Encountering cultural difference is rarely a neutral experience. For most people, it’s stressful. In the media, business and public life the dominant conversation says that cultural difference and diversity are positive and to be welcomed. For some people in some situations, that is undoubtedly true. But there are strong psychological forces behind group-think, driving our desire to be among people who are like us, to be on familiar ground, to reject the unfamiliar. For most people, most of the time, cultural differences make us stressed.
Mindfulness has something to offer here. With a mindfulness perspective, you can see the irritation coming, and avoid it using mindful techniques.
See the irritation coming, and avoid it using mindful techniques
There are many techniques available for mindfulness. Mindfulness apps such as Insight Timer, practices such as yoga, conscious breathing and stretching all offer moments of mindfulness and a chance for travellers to reflect on cultural difference.
In this way, cultural difference can live up to the hype: multiculturalism becomes fun and enriching, not anxiety-forming. Mindfulness lessens your attachment to your own culture, boosts positive perspectives when cultures collide, and enables you to focus on the beauty of the moment.
Mindfulness allows us to give an honest appraisal of cultural difference:
- true, cultural difference can cause pain
- no, you don’t have to fight back
- no, you are not required to love the challenge of cultural difference.
Mindful responses in cross-cultural situations
Mindfulness is above all a practice, and it is compatible with many other frameworks, including many of the frameworks we use in the intercultural world. We can apply mindfulness smoothly into cross cultural situations.
In very practical ways we can answer the question “What would a mindful intercultural manager look like?”
Being in the moment, not trying to act like the other culture does
When facing intercultural situations, mindful intercultural managers do not just toggle between cultures (switching on/off Japanese or Brazilian style). The mindful intercultural manager does not think “now I am being Japanese, now I am being English”. Instead we have to remove the entire concept of self, so that we can pay full attention to the appropriate reactions in the present situation.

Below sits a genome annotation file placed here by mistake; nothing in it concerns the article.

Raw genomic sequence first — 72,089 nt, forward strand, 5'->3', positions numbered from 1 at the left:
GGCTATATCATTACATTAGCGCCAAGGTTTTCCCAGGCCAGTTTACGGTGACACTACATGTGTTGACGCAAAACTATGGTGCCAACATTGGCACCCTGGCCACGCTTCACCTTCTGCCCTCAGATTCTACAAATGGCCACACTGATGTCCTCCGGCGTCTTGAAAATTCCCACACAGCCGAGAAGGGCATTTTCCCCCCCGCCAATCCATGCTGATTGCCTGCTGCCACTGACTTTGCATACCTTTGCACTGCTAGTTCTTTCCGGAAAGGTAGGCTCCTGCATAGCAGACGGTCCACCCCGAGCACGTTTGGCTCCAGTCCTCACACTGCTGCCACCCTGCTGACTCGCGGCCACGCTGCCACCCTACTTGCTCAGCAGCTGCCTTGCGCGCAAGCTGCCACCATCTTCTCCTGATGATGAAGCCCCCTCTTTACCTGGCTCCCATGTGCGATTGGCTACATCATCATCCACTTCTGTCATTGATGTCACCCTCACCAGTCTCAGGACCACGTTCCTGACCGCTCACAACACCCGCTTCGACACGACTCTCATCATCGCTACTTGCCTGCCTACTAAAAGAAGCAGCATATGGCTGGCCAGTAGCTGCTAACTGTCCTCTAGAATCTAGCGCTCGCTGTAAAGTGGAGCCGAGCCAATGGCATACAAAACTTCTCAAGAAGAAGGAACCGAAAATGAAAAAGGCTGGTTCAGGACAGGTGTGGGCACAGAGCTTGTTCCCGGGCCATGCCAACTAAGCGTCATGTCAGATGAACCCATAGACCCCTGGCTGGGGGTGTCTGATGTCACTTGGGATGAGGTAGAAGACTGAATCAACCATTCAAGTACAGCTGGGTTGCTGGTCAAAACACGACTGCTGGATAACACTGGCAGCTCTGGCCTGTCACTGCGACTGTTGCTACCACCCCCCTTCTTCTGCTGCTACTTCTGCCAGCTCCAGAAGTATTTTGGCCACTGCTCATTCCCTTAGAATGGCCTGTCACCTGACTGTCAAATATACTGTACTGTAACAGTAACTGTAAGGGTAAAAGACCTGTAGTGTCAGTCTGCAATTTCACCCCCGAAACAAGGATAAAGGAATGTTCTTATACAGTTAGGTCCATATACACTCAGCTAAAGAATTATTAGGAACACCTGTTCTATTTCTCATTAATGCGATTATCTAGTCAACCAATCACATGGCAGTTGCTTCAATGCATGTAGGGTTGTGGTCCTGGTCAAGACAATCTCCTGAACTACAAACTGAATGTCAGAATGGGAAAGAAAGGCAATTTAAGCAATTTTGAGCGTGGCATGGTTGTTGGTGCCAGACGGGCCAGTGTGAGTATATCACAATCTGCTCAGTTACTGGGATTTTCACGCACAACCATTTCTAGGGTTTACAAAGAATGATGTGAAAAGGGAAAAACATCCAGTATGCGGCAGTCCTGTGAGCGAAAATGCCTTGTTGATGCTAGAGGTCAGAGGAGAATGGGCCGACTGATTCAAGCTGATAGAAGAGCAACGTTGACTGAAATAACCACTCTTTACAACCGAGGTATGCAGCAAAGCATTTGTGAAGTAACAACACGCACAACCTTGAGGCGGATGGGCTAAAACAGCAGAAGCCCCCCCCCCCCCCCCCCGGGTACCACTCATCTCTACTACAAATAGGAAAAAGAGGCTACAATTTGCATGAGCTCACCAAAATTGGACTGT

Take different roles
Instead of automatically following a script, as if we are on autopilot, we should consider our different roles, and the other different roles relevant to the situation (colleague, subordinate, mentor, representative, professional, regional player, networker etc). The situation is always new. Mindlessness means that a certain stimulus always brings the same response. A mindful manager takes new roles and views information from various perspectives.
Released from a fixed idea about who you are
According to mindfulness, it is an illusion to believe that you are a fixed person, and an unchanging self. The mindful intercultural manager has no need to follow one single script for all situations.
Detaching from own culture
A mindful intercultural manager acknowledges that his/her own culture is of his/her own choosing and that there is also a choice to detach yourself from your original cultural limitations.
When intercultural stress hits, when facing annoyance or frustrations which seem to be caused by foreign cultural practices, a mindful intercultural manager uses breathing exercises to maintain a steady and balanced approach. Increasingly, the mindful intercultural manager can sense these situations approaching, and learns to prevent the stress from ever occurring.
Mindfulness heightens awareness
So mindfulness has much to say about culture and the way that cultures interact. It is truly a reflection of our intercultural society, and the way that new ideas arise globally through dialogue and cross-fertilisation.
As mindfulness changes our ideas about culture, it can also lead us to changes in the way we do intercultural training.